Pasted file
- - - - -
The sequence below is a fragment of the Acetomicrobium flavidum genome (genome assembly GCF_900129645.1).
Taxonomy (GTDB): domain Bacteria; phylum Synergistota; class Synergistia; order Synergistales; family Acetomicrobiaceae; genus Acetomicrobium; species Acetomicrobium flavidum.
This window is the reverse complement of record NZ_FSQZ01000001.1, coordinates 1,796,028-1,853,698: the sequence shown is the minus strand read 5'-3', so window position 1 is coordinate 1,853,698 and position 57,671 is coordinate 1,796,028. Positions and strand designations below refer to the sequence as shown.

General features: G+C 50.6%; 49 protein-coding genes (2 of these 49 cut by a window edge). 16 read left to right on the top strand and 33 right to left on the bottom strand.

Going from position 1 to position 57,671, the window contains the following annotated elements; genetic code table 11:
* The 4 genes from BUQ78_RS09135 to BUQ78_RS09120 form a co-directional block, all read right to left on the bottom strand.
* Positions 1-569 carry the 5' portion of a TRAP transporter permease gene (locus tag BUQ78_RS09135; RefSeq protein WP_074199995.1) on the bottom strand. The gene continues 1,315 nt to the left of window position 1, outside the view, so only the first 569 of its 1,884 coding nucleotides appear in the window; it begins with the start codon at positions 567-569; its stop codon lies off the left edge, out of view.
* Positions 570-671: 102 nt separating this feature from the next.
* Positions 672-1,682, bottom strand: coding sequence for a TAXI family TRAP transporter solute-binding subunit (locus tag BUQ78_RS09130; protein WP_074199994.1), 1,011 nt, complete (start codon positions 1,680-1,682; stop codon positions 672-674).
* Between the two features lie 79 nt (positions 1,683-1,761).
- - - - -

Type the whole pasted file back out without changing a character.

The sequence below is a fragment of the Acetomicrobium flavidum genome (genome assembly GCF_900129645.1).
Taxonomy (GTDB): domain Bacteria; phylum Synergistota; class Synergistia; order Synergistales; family Acetomicrobiaceae; genus Acetomicrobium; species Acetomicrobium flavidum.
This window is the reverse complement of record NZ_FSQZ01000001.1, coordinates 1,796,028-1,853,698: the sequence shown is the minus strand read 5'-3', so window position 1 is coordinate 1,853,698 and position 57,671 is coordinate 1,796,028. Positions and strand designations below refer to the sequence as shown.

General features: G+C 50.6%; 49 protein-coding genes (2 of these 49 cut by a window edge). 16 read left to right on the top strand and 33 right to left on the bottom strand.

Going from position 1 to position 57,671, the window contains the following annotated elements; genetic code table 11:
* The 4 genes from BUQ78_RS09135 to BUQ78_RS09120 form a co-directional block, all read right to left on the bottom strand.
* Positions 1-569 carry the 5' portion of a TRAP transporter permease gene (locus tag BUQ78_RS09135; RefSeq protein WP_074199995.1) on the bottom strand. The gene continues 1,315 nt to the left of window position 1, outside the view, so only the first 569 of its 1,884 coding nucleotides appear in the window; it begins with the start codon at positions 567-569; its stop codon lies off the left edge, out of view.
* Positions 570-671: 102 nt separating this feature from the next.
* Positions 672-1,682, bottom strand: coding sequence for a TAXI family TRAP transporter solute-binding subunit (locus tag BUQ78_RS09130; protein WP_074199994.1), 1,011 nt, complete (start codon positions 1,680-1,682; stop codon positions 672-674).
* Between the two features lie 79 nt (positions 1,683-1,761).